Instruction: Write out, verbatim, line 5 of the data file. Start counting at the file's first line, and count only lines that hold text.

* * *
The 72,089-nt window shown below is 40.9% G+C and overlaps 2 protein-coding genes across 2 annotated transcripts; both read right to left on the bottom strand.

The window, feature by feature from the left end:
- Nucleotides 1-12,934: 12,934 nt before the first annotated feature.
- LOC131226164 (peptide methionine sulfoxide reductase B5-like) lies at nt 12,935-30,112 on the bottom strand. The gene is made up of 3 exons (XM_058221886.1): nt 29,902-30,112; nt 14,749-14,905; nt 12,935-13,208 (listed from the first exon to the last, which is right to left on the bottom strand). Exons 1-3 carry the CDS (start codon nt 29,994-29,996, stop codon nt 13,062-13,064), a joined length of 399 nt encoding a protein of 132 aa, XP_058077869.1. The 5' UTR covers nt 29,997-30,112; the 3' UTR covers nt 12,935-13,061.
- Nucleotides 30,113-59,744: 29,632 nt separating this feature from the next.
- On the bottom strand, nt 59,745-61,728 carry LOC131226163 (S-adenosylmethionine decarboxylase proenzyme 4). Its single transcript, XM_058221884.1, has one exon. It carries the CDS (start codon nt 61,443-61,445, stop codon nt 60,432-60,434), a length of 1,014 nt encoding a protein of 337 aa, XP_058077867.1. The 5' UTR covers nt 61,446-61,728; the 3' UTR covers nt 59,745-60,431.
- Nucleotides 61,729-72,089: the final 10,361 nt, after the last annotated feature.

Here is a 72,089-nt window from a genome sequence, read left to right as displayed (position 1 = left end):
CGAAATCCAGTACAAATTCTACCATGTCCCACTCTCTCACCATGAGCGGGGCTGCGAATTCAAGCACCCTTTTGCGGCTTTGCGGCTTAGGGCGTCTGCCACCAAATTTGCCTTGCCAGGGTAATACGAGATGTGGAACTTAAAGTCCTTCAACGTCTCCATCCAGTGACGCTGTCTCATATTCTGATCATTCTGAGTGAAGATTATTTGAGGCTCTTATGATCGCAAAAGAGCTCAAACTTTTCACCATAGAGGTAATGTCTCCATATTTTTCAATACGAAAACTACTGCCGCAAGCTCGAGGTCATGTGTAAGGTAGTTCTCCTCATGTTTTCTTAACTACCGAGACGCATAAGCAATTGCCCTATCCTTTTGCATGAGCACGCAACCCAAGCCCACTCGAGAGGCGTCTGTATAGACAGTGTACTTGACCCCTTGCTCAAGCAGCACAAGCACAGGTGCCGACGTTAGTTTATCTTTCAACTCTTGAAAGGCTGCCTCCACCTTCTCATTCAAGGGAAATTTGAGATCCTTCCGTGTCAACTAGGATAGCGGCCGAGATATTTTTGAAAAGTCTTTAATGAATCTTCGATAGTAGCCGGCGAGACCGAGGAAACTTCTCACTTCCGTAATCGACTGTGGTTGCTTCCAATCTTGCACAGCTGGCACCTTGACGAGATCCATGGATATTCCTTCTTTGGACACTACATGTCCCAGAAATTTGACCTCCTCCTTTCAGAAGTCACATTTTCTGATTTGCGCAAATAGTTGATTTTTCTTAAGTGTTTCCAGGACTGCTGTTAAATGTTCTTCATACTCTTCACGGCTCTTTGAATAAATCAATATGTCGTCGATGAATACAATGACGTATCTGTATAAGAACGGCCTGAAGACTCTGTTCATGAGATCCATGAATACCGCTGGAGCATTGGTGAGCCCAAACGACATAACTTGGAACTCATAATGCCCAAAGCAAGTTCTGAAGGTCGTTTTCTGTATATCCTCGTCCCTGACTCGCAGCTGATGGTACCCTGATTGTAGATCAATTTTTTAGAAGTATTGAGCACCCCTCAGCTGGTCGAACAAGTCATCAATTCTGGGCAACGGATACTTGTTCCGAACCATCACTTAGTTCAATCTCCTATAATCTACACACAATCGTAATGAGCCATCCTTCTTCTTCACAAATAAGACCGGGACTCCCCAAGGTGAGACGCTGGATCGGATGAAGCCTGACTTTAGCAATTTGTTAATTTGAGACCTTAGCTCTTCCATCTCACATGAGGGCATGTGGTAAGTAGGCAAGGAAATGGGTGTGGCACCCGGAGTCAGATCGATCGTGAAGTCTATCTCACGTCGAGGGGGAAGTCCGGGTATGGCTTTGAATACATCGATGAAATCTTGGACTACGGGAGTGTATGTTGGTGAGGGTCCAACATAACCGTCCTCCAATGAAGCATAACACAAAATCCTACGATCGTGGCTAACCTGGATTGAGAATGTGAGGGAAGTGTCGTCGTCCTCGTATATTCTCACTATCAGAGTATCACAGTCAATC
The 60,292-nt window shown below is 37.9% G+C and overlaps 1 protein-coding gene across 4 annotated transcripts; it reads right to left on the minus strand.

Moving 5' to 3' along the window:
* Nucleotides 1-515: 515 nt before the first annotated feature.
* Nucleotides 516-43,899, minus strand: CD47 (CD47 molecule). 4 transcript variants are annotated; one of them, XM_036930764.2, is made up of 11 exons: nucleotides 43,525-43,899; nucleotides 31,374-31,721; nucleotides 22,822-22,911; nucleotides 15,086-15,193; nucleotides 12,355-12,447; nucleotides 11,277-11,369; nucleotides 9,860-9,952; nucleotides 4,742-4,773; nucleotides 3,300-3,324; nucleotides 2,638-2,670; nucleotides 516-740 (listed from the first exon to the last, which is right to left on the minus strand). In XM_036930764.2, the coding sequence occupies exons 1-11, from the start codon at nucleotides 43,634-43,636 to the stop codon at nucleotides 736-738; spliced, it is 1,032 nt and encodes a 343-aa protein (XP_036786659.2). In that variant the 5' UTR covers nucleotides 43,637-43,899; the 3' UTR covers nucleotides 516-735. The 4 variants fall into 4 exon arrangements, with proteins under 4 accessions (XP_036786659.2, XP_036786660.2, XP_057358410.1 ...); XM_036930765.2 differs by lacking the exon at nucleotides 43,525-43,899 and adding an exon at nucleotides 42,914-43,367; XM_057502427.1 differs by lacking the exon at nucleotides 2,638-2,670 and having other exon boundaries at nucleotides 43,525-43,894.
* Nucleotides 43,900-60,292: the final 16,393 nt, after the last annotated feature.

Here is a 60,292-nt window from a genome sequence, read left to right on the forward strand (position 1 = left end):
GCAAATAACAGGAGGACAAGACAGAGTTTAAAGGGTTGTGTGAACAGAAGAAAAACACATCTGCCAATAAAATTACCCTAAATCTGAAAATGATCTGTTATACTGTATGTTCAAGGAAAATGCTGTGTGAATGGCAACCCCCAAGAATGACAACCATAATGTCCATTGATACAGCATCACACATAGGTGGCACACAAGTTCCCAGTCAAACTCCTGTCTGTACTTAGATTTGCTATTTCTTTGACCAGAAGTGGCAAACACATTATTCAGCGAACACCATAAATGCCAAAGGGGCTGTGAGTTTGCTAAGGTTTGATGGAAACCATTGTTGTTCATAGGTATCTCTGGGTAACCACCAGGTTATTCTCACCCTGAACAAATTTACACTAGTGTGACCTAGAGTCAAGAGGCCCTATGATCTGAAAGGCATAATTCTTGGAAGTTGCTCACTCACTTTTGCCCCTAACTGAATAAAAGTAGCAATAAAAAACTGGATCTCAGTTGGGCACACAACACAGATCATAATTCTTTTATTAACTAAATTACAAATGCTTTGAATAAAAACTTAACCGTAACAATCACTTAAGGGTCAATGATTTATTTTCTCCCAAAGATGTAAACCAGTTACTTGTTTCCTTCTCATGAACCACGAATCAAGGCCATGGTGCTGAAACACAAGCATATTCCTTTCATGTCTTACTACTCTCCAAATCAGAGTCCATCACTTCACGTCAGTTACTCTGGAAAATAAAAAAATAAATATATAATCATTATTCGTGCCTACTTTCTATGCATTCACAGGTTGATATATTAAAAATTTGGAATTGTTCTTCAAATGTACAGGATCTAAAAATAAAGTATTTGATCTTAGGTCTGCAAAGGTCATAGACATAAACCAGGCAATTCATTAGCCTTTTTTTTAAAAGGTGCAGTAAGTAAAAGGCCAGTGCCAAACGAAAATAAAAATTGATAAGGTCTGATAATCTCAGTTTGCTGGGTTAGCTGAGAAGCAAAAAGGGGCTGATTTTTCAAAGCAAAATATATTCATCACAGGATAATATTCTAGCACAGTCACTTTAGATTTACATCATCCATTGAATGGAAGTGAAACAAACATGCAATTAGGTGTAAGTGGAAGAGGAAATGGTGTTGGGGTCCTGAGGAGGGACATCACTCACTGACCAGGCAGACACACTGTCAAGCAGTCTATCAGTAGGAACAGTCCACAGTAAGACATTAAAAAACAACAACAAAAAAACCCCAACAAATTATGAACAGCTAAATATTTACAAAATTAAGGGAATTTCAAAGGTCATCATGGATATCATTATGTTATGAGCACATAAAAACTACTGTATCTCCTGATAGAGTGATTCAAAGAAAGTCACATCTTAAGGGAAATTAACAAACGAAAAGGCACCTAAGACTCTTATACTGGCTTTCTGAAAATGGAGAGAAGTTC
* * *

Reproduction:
- Nucleotides 30,113-59,744: 29,632 nt separating this feature from the next.